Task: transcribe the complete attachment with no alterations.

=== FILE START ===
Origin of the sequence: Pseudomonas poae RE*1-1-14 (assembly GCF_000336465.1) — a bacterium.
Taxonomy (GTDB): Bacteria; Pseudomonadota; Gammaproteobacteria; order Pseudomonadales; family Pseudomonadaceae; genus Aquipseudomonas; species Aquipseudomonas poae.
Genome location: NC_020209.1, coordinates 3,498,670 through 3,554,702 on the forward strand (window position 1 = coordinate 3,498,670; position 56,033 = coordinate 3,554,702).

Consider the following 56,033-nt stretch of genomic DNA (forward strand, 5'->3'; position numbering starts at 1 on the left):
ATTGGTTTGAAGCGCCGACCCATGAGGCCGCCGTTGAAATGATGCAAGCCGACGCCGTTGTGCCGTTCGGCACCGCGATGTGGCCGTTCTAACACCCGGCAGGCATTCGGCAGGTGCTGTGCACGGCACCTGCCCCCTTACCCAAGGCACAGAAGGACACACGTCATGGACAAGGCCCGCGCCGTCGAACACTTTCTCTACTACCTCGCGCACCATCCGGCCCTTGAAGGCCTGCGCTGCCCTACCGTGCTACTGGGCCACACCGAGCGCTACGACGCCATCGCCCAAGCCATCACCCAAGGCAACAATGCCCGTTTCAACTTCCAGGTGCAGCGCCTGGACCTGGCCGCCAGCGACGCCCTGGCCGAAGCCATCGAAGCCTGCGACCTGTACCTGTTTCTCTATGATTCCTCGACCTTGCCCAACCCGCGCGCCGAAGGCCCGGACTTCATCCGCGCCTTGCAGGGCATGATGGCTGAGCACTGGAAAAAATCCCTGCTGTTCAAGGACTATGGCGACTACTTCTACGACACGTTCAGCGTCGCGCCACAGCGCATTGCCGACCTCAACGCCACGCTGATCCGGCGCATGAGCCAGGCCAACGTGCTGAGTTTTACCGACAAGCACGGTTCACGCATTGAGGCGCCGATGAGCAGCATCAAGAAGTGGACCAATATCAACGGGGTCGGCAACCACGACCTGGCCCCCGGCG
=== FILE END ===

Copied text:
Origin of the sequence: Pseudomonas poae RE*1-1-14 (assembly GCF_000336465.1) — a bacterium.
Taxonomy (GTDB): Bacteria; Pseudomonadota; Gammaproteobacteria; order Pseudomonadales; family Pseudomonadaceae; genus Aquipseudomonas; species Aquipseudomonas poae.
Genome location: NC_020209.1, coordinates 3,498,670 through 3,554,702 on the forward strand (window position 1 = coordinate 3,498,670; position 56,033 = coordinate 3,554,702).

Consider the following 56,033-nt stretch of genomic DNA (forward strand, 5'->3'; position numbering starts at 1 on the left):
ATTGGTTTGAAGCGCCGACCCATGAGGCCGCCGTTGAAATGATGCAAGCCGACGCCGTTGTGCCGTTCGGCACCGCGATGTGGCCGTTCTAACACCCGGCAGGCATTCGGCAGGTGCTGTGCACGGCACCTGCCCCCTTACCCAAGGCACAGAAGGACACACGTCATGGACAAGGCCCGCGCCGTCGAACACTTTCTCTACTACCTCGCGCACCATCCGGCCCTTGAAGGCCTGCGCTGCCCTACCGTGCTACTGGGCCACACCGAGCGCTACGACGCCATCGCCCAAGCCATCACCCAAGGCAACAATGCCCGTTTCAACTTCCAGGTGCAGCGCCTGGACCTGGCCGCCAGCGACGCCCTGGCCGAAGCCATCGAAGCCTGCGACCTGTACCTGTTTCTCTATGATTCCTCGACCTTGCCCAACCCGCGCGCCGAAGGCCCGGACTTCATCCGCGCCTTGCAGGGCATGATGGCTGAGCACTGGAAAAAATCCCTGCTGTTCAAGGACTATGGCGACTACTTCTACGACACGTTCAGCGTCGCGCCACAGCGCATTGCCGACCTCAACGCCACGCTGATCCGGCGCATGAGCCAGGCCAACGTGCTGAGTTTTACCGACAAGCACGGTTCACGCATTGAGGCGCCGATGAGCAGCATCAAGAAGTGGACCAATATCAACGGGGTCGGCAACCACGACCTGGCCCCCGGCG